Running Clojurescript Tests on the JVM

Posted on 2018-10-01

Recently I have been writing a lot of Clojure and Clojurescript for my side projects. This is my first post on the language & ecosystem, so I what follows below might be very wrong in places. Nontheless I want to share something I worked out myself and might be useful to someone else. The topic we're going to be looking at is running (unit) tests for a re-frame-based Clojurescript application, though it actually applies to almost any CLJS application.

Last week I was finally adding tests to one of my side projects Way too late as well, I should have obeyed the testing goat. I had quite some trouble untangling my wild-west design to be able to even write proper unit tests. and I was wondering how to run them easily. Clojure comes with a great bulid tool, leiningen, which allows you to run tests quite easily, at least for Clojure code.

Ways to Run Tests

Now the way I run my code is by compiling my code to Javascript, launching a browser session through Leiningen, and running my code in the browser's runtime. This works very well for actually running the code using figwheel, but less well for running tests.

The first reason this is a bit impractical is because it requires a lot of setup to actually make it work, you need to update your project.clj to have a testing build, which needs proper cleaning up as well, and then somehow manage the browser runtime as well. Depending on how you do this, this also incurs heavy startup time penalties. Full test compiles from CLJS to JS for a small test suite (~20 test cases) already takes about 5-10 seconds.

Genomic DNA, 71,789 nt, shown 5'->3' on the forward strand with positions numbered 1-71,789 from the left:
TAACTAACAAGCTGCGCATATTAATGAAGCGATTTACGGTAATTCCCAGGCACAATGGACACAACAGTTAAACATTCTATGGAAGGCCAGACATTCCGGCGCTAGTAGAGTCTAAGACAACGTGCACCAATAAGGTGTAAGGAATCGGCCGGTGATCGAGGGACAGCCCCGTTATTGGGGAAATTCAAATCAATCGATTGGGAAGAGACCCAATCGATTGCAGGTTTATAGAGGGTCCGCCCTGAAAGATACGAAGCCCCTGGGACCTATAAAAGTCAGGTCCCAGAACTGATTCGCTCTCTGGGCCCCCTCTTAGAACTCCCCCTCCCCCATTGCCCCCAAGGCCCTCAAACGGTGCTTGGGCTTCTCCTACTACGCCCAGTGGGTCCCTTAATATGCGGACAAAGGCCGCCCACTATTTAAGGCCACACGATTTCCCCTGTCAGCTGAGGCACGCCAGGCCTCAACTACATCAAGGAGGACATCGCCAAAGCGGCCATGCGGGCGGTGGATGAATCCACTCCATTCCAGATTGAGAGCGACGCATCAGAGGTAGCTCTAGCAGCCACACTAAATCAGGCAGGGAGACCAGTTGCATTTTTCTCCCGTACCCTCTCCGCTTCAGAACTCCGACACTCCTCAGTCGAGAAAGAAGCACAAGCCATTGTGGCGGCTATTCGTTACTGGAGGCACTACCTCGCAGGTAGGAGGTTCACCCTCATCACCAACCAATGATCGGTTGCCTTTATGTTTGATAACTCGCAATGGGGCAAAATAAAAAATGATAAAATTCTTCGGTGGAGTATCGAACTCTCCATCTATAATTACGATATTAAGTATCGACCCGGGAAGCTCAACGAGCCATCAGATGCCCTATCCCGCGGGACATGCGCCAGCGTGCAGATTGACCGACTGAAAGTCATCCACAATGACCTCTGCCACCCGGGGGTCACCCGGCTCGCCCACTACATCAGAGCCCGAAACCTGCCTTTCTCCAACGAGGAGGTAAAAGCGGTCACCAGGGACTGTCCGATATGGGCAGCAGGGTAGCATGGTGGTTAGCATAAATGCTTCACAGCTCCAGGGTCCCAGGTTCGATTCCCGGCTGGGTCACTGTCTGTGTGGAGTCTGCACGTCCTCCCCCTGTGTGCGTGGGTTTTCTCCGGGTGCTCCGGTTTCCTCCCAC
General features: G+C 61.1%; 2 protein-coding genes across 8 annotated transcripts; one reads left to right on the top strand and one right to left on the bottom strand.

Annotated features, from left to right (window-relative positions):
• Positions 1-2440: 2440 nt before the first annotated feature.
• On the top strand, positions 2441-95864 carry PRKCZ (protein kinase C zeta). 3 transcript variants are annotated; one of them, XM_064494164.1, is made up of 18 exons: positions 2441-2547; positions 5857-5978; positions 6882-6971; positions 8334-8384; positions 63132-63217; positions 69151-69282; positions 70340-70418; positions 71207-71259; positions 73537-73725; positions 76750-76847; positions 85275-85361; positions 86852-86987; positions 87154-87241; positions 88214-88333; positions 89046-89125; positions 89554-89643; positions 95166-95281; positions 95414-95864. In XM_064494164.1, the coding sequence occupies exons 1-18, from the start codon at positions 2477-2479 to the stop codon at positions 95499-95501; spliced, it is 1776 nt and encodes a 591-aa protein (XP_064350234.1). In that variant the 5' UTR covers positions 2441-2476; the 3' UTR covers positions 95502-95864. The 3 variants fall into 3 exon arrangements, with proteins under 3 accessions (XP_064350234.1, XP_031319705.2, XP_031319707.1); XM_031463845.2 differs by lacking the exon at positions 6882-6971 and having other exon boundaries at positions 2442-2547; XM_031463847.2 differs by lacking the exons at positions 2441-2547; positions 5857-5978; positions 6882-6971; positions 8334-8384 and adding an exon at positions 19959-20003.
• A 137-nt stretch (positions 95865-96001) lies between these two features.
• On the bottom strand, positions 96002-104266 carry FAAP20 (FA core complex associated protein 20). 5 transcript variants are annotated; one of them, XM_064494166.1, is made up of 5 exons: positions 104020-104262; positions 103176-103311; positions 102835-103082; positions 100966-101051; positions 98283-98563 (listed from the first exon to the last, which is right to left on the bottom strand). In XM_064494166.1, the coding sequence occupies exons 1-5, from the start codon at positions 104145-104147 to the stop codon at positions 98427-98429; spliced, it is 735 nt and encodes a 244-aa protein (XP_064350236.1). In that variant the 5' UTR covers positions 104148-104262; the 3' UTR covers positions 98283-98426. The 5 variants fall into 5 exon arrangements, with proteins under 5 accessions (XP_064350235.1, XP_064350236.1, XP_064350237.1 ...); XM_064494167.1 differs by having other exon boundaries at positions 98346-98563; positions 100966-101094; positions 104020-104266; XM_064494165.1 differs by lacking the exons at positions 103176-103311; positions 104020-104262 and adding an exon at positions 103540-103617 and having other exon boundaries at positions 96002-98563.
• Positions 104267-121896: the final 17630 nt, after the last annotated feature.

To avoid the browser, which is just unnecessarily heavyweight if all you need is just a JS runtime, the go-to solution used to be PhantomJS, a headless browser that can be used for various tasks that do not require an actual human seeing rendered output. Sadly, PhantomJS suspended development earlier this year due to lack of active contributors, so I am not very confident in building on top of it, especially considering the speed at which the web and standards are currently changing.

While PhantomJS comes with a whole DOM emulation, what we are actually looking for is only a JS runtime, for reasons that will become apparent later. This leads us to Node.js, which is exactly that, a stand-alone JS runtime. Running tests inside Node is quite a viable option, as it does not impose any meaningful startup time penalty by itself, meaning we can just start it up fresh for every test run and not have to deal with persistence and state.

We could stop there, write a custom test build target and a custom test command that just runs that file for Leiningen and be done with it. But we still have the compilation time to JS which is just too long if you want to have a very tight TDD loop. Then I realised that we do not actually need to compile to JS at all, in the end we just want to test Clojure code, which can run on a variety of different platforms.

One of the fastest platforms available to us is the original platform Clojure targeted, the JVM. Because I am using Emacs with CIDER, I already have a long-running JVM I know we are back to long-running processes, which is a bit unfair, but CIDER allows me to basically instantaneously reload the whole project, which so far worked without any hiccups. , I do not even have to consider the ~1s startup time the JVM incurs. This setup allows us to run tests in well under one second, but leads me to the next section.